A simple blood test that examines chemical alterations in a gene called TFP12 may help identify patients whose melanoma has started to spread to other parts of the body.

Researchers from the University of Dundee, UK, presented the work that could lead to such a blood test at the 9th National Cancer Research Institute (NCRI) Cancer Conference in Liverpool, UK.

The test would examine DNA shed from tumor cells into the bloodstream and look for chemical alterations to the gene TFP12, which normally plays an anti-cancer role by preventing healthy skin cells growing out of control.

Melanoma is the least common form of skin cancer, but it is the one responsible for the most deaths.

The cancer is much more difficult to treat once it starts to spread. But detecting whether it has started to spread is also very challenging.

However, Dr. Tim Crook, a consultant medical oncologist at Dundee, and colleagues found that in patients with melanoma, the TFP12 gene acquires chemical “tags” known as DNA methylation. These tags switch off the gene’s ability to help prevent healthy cells turning into cancer cells.

Plus, they also discovered that the extent of methylation in the gene reflects whether or not the melanoma has started to spread.

TFP12 methylation was lower in tumors in their early stages, whereas more advanced tumors showed more highly methylated forms of the gene.

The team concluded that measuring the extent of TFP12 methylation in DNA shed from tumor cells that ends up in the bloodstream could be a way to test how advanced the melanoma is.

Dr. Crook says:

By using a blood test, we have the basis of a simple and accurate way of discovering how advanced the disease is, as well as an early warning sign of whether it has started to spread. This would give doctors and patients important information much sooner than is possible at the moment.”

“There’s increasing evidence that the latest treatments are more effective in these early stages,” he says, adding, “if we can identify patients whose cancer has only just started to spread, this would significantly improve the chances of beating the disease.”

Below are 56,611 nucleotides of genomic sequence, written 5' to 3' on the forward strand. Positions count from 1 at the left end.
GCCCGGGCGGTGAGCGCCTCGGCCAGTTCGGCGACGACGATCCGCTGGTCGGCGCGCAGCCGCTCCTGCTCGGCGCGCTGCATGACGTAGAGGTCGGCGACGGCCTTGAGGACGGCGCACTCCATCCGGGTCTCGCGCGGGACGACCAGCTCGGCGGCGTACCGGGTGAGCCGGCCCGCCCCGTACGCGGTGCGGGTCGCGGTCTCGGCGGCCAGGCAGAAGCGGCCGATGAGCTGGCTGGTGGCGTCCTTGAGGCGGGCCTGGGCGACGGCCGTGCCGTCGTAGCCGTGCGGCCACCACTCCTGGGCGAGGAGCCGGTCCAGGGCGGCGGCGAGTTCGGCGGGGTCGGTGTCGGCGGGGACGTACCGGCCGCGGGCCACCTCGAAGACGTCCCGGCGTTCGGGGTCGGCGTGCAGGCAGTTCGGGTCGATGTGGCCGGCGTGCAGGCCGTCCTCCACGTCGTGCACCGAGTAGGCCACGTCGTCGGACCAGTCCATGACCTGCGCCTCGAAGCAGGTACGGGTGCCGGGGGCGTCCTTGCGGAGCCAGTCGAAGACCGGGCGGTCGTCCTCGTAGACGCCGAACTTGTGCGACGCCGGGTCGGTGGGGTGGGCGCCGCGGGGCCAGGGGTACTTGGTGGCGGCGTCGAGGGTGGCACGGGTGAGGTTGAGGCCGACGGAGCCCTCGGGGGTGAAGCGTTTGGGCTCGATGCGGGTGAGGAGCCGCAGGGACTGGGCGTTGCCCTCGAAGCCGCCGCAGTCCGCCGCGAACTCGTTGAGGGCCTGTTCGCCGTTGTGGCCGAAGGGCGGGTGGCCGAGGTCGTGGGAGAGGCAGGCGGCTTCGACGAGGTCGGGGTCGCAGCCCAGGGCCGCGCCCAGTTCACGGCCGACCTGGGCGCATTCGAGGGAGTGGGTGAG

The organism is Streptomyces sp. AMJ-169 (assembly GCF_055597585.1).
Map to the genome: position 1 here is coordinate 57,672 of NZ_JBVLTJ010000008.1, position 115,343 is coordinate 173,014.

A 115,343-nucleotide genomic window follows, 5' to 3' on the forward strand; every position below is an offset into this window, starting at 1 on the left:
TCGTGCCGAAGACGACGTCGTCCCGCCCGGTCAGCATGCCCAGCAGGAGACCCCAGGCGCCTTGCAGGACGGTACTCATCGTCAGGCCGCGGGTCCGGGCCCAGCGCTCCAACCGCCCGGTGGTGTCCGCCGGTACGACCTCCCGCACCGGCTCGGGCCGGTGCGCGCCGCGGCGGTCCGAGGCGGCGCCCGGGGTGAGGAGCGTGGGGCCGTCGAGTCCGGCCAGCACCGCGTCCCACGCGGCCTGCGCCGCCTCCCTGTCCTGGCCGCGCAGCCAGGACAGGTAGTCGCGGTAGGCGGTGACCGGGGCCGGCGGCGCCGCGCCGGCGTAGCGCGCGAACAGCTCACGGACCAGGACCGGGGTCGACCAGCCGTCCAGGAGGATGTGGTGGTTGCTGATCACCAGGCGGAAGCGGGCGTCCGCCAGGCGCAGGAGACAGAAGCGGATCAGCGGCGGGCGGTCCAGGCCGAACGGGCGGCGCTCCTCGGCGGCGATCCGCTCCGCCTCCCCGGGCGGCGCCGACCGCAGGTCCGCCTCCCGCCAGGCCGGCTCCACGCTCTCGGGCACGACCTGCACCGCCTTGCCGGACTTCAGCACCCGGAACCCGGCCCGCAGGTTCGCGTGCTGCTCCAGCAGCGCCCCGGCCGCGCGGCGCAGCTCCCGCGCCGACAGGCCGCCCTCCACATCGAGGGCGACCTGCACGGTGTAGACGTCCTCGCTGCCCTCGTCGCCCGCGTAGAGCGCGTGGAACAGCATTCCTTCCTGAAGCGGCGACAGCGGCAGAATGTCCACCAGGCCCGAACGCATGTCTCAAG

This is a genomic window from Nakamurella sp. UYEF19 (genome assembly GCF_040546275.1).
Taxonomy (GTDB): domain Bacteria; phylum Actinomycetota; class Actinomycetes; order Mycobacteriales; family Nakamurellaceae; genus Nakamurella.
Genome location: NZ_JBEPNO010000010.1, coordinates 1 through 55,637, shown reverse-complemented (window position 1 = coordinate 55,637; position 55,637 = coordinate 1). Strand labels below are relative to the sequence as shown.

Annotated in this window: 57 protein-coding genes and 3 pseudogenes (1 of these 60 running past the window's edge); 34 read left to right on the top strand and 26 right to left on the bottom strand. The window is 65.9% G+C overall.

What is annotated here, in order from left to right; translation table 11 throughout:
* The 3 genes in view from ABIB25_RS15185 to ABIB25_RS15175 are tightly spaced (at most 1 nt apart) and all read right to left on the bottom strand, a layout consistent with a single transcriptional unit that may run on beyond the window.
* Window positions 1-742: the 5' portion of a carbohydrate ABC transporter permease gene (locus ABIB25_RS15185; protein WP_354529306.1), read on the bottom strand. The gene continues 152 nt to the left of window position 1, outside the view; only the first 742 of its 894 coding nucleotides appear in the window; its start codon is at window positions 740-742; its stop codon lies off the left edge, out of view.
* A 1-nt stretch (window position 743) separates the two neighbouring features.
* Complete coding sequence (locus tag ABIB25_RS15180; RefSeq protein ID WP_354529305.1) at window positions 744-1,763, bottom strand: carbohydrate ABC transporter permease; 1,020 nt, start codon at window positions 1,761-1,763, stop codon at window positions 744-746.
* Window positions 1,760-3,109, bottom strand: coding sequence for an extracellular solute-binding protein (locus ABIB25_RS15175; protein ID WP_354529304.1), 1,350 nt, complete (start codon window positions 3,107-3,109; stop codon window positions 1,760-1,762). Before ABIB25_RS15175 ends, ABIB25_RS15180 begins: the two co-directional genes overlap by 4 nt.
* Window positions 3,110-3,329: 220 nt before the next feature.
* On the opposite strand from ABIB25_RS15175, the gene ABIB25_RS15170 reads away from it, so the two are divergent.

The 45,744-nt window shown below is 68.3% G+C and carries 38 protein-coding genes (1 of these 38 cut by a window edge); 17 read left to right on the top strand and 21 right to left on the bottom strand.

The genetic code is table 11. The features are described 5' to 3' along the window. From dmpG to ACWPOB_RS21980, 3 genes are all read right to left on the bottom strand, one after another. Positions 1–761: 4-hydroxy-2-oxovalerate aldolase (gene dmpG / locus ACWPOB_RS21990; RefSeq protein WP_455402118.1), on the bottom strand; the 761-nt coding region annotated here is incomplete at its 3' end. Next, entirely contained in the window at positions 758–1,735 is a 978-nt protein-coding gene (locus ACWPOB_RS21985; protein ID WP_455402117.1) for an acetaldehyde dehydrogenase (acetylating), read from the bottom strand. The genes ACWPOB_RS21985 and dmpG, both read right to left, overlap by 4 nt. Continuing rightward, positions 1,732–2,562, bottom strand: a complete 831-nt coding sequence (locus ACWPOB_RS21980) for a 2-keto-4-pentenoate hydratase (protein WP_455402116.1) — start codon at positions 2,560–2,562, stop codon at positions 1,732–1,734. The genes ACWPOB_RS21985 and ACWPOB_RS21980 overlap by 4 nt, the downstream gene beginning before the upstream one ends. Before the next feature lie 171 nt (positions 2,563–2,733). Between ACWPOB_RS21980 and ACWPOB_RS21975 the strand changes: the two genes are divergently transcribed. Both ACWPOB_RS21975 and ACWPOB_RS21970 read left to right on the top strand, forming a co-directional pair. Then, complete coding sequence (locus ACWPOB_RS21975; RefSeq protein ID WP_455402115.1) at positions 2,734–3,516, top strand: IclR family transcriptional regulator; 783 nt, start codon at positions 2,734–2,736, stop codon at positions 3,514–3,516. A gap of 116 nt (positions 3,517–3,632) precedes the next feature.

In the same study, the team also discovered another gene, NT5E, that undergoes methylation changes as melanoma progresses.

As the cancer first develops, NT5E is methylated and switched off, but then, if it becomes unmethylated again, it spurs the cancer to spread more aggressively.

The researchers suggest NT5E offers a potential target for new melanoma treatments, particularly for tackling more advanced stages where the cancer has spread to the brain, lungs and other organs.

Another of the researchers, Charlotte Proby, professor and Cancer Research UK dermatologist at Dundee, says:

“The switching on and off of certain genes seems to affect when, where and why the melanoma spreads. Our goal is to develop a panel of similar biomarkers that will help us to accurately detect those patients needing extra treatment to fight their melanoma.”

The Leng Foundation, The Medical Research Council, Barts and the London Charity, The Brain Tumour Research Charity (BTRC) and Tayside Tissue Bank all supported the study.

At another recent conference, US researchers reported discovering a new biomarker for patients with melanoma containing BRAF gene mutations that may predict if they are likely to respond to BRAF-targeted treatment and thus help speed up treatment decisions.